Jerry Lewis’s penultimate film as a writer-director was handed to me on an original-issue VHS by my friend, cinematographer, and Jerry-worship trailblazer Sean Price Williams. There was no other way to see it. There has never been a DVD. He said only, “It’s not at all funny. It’s really a depressing movie.” The classic, goofy “Jerry as cartoon” artwork begged to differ. Then I watched Hardly Working. (And again later on 35mm.) Produced eight years after The Day the Clown Cried, Hardly Working (1981) shows what I believe the tone of that mythical lost artifact might be: treacly, sentimental, and awkwardly grasping for a perpetually out-of-reach balance of pathos and humanism. This seems like the kind of movie that was financed by mobsters, and somehow that quality comes across in the filmmaking. While we’re at it, a reissue of Lewis’s book The Total Film-Maker would be most welcome. The Jerry Centennial is six years away.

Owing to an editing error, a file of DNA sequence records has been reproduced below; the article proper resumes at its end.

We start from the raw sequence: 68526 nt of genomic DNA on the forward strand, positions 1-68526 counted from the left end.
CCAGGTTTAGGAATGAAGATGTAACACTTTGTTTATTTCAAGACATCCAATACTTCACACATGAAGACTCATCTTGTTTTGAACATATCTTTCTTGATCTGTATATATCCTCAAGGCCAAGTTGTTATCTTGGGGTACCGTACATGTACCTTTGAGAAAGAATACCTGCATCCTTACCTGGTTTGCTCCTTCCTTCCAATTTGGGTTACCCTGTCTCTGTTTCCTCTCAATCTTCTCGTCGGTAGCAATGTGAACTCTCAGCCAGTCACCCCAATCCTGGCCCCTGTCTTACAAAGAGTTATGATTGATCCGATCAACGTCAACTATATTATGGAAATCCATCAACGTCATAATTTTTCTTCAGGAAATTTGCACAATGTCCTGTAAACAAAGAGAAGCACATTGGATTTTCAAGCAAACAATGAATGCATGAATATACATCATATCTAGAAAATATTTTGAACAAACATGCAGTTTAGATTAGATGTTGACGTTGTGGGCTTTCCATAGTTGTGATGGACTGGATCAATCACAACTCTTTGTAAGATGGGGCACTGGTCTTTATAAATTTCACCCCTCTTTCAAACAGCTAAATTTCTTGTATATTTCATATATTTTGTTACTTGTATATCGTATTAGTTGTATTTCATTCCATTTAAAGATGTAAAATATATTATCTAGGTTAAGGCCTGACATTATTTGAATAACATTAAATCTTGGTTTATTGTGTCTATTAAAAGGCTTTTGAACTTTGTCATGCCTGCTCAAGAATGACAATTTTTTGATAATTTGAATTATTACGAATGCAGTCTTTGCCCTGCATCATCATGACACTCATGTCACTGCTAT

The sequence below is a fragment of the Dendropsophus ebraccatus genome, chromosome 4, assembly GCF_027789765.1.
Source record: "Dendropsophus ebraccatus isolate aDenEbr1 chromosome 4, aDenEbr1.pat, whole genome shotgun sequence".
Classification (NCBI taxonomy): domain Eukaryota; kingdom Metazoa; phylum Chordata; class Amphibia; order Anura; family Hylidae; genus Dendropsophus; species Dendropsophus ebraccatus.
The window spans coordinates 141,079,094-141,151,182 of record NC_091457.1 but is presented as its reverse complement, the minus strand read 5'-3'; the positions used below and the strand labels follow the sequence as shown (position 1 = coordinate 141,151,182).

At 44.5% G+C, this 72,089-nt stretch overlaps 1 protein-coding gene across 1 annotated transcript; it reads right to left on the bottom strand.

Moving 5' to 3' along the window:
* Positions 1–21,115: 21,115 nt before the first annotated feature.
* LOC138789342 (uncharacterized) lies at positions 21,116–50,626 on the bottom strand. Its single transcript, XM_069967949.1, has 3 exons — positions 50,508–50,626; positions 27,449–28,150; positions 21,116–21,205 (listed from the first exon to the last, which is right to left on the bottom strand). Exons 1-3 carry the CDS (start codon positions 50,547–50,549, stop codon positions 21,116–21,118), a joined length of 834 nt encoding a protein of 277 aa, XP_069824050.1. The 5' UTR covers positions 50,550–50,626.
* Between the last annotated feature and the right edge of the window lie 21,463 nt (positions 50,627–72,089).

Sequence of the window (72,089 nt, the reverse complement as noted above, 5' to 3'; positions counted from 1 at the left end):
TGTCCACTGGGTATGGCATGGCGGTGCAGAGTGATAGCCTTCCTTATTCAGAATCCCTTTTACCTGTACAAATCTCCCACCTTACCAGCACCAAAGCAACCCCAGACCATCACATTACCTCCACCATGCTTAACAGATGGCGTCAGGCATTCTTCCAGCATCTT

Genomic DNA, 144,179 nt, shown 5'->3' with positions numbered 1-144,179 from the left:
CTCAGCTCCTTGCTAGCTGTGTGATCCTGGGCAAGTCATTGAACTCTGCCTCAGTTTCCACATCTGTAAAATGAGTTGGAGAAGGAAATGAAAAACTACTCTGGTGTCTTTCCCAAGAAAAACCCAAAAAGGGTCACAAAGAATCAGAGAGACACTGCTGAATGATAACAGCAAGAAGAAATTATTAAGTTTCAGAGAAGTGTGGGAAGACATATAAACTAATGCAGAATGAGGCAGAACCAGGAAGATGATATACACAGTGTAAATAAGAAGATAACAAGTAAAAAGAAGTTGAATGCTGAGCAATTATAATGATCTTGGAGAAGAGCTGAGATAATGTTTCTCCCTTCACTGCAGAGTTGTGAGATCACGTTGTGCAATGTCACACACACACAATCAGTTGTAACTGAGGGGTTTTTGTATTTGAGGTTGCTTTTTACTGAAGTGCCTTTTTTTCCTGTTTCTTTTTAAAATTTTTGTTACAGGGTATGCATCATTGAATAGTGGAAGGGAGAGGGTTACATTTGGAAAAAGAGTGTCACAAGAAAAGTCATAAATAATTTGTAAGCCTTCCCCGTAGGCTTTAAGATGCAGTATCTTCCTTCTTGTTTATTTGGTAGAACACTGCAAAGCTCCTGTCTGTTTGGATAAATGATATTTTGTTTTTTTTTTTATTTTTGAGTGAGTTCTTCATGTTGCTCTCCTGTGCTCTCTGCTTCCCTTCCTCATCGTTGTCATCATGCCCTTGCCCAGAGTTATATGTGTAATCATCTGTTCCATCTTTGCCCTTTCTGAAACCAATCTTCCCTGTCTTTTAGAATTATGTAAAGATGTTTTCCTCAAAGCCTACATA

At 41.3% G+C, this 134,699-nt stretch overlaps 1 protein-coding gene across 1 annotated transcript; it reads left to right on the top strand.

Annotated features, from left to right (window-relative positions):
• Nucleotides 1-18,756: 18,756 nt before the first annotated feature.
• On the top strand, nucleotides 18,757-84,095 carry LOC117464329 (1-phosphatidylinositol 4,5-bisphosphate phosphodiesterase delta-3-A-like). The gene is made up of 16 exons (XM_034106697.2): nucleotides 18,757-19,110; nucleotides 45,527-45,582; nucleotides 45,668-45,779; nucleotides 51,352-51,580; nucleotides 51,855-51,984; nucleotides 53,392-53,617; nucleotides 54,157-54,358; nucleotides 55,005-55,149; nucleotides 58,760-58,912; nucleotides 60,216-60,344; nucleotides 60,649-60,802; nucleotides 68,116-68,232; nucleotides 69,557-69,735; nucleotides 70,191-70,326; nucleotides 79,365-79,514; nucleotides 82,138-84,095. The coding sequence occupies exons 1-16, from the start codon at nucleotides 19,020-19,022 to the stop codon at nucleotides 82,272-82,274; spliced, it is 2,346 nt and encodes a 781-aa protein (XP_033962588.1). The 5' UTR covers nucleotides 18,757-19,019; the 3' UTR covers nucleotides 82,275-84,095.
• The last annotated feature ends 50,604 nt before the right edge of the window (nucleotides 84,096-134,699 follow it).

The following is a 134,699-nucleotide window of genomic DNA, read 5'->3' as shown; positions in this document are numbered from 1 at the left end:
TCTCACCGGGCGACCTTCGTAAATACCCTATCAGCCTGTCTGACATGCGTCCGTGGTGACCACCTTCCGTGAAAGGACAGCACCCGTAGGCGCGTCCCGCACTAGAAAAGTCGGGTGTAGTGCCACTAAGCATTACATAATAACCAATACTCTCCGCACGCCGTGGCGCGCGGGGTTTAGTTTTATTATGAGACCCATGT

Alex Ross Perry is the director of, most recently, Her Smell.
Frame rate: a long-awaited translation of the late French critic’s writings reveals a fascination with what’s included in the frame and what’s left out, and the moral and political stakes of that choice